Lifesaver or Lifewrecker Gin?

Surrey SAR are now promoting a Lowland Rescue branded gin by Silent Pool distillery inappropriately named “Lifesaver” gin and people quite rightly are concerned about this. 

Silent Pool are a local gin distillery in Surrey and they do make some high quality products however we do question their partnership with Surrey SAR and question their moral values by making money via Search and Rescue.  Donating hand sanitiser was a great idea but selling alcohol in the name of SAR has over stepped the mark.

Alcohol plays a significant part in the final hours of many people either when intentionally taking their own lives or accidental deaths such as falling into water whilst drunk.  It simply isn’t appropriate for Surrey SAR or Lowland Rescue to be promoting alcohol using their name and branding. 

Surrey SAR get a mere £2.50 per bottle sold. We don’t see the Surrey Police Traffic Unit promoting alcohol as they know full well the harm that alcohol does when mixed with driving.  Surrey Fire and Rescue Service don’t sell candles as they know how many people died from house fires due to unattended flames.   It is a shame that Surrey SAR Trustees have such broken moral compasses and don’t follow suit, instead they take money from beer and gin sales knowing full well the role alcohol plays in the untimely deaths of those they are supposed to be helping.  

Comments on the What Ales Yer post raise some very good questions.

Trailer wrote “Today i saw that SURSAR have launched a Gin called Lifesaver. ( I then checked it was April 1st) Can none of their Trustees see that this is totally inappropriate for a Charity who’s prime purpose is to preserve lives? Surely they have been to enough despondent death scenes to remember that alcohol and drugs play a very frequent part in the ends of very unhappy and ill people. To blazen the LR lozenge on a bottle of gin over the name ‘Lifesaver’ leaves me dismayed. Where was their ethics when they agreed to this or approached Silent Pool asking for it?

Buck Tarbrush wrote “I’ve just been reading on Facebook about Surrey SAR gin now too. It beggars belief that a SAR team is looking to make money from advertising alcohol. I think the poster who says he thought it was an April’s Fool joke is on the money. It seems a very strange decision by the committee to back this one.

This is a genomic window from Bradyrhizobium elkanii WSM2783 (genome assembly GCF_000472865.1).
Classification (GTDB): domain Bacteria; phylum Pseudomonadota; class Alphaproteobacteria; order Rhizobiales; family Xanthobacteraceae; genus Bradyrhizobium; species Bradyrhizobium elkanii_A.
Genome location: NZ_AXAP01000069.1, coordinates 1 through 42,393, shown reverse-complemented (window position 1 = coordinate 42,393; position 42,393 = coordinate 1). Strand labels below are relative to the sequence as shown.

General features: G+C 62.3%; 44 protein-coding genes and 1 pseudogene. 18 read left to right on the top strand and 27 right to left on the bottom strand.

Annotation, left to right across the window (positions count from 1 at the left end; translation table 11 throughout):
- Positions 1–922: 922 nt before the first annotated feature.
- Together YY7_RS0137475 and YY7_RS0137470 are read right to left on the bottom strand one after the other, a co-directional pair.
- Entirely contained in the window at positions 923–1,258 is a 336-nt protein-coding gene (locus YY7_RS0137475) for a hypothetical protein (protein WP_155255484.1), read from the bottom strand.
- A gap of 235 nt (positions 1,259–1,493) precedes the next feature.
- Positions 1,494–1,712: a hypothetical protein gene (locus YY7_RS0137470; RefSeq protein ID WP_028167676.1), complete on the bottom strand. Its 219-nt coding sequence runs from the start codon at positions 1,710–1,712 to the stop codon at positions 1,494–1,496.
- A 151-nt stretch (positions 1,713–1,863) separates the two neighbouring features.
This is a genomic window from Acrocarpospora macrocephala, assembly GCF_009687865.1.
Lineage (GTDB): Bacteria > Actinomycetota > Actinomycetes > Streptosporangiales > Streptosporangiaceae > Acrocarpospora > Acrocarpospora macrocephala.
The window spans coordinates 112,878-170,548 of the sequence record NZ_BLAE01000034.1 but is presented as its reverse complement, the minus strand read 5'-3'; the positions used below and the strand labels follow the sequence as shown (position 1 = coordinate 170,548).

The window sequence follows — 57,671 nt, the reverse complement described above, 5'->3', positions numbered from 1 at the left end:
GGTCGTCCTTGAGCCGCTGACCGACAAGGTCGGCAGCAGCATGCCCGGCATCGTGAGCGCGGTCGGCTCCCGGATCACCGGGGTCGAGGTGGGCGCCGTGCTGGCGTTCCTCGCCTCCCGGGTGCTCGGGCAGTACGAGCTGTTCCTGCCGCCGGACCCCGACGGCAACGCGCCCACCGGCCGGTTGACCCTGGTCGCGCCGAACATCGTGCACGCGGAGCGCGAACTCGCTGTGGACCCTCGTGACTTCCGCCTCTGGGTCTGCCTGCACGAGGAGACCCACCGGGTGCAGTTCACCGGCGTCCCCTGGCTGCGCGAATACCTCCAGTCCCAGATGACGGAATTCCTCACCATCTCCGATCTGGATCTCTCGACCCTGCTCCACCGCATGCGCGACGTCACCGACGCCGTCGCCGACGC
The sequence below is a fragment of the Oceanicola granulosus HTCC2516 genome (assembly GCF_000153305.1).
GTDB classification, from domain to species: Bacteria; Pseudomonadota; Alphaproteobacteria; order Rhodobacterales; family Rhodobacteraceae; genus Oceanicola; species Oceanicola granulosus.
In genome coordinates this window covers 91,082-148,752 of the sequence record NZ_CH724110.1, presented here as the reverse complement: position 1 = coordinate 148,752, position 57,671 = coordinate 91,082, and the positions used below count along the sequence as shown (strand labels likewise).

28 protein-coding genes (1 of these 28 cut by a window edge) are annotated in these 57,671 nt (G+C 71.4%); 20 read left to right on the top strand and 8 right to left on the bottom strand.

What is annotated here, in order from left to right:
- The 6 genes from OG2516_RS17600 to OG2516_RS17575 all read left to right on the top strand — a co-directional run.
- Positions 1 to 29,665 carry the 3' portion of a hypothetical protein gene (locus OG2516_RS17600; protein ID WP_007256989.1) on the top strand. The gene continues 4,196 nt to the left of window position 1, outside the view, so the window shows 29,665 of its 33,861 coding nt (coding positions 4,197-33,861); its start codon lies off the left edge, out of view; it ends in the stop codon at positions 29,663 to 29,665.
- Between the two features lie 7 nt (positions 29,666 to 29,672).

The only one of the individuals named in this blog I have met is the fat one who pretends to be in the army and given his attitude it doesn’t surprise me that things are as they are with your trustees.

I hope that the moral of the whole team is still high despite their behaviours.”

What more can we add, these posts? They sum up how people in Lowland Rescue are thinking. We too find the choice of name highly inappropriate.  Sadly it is not a joke and Trustees Dr Piers Page (Surgeon), James Rossell (IT geek), Seamus Kearns (serial job hopper) and Jill Thorpe (teacher) have made a conscious decision to generate funds from selling alcohol.  Dr Piers Page should know better but if any of the others had common sense they would have learned from the numerous searches over the years that alcohol does have a negative impact on the lives and deaths of those who go missing.   

Sadly Buck Tarbrush, morale is at an all time low on the team and the Trustees seem hell bent on destroying Surrey SAR from within. No one likes or trusts the Trustees except the few sycophants who are blinded by the bullshit. The Trustees all need to stand down and completely disassociate themselves from the team along with Jill Thorpe who is increasingly coming to our attention for the wrong reasons.

If you disagree with the Surrey SAR gin or the Surrey SAR beer then don’t buy it, don’t buy the products of those companies or visit their pubs.  We won’t be buying any of their products now that we have an idea of their ethics.

10 replies on “Lifesaver or Lifewrecker Gin?”

It’s interesting that all those links refer to Mountain Rescue teams.

Whilst both Mountain Rescue and Lowland Rescue teams search for people that’s pretty much where the similarity ends.

The subject of a search involving MR teams invariably want to be found, they are very rarely despondent, rarely under the influence of alcohol (or any other substances) and are generally as a result of misfortune, medical incident or navigational error.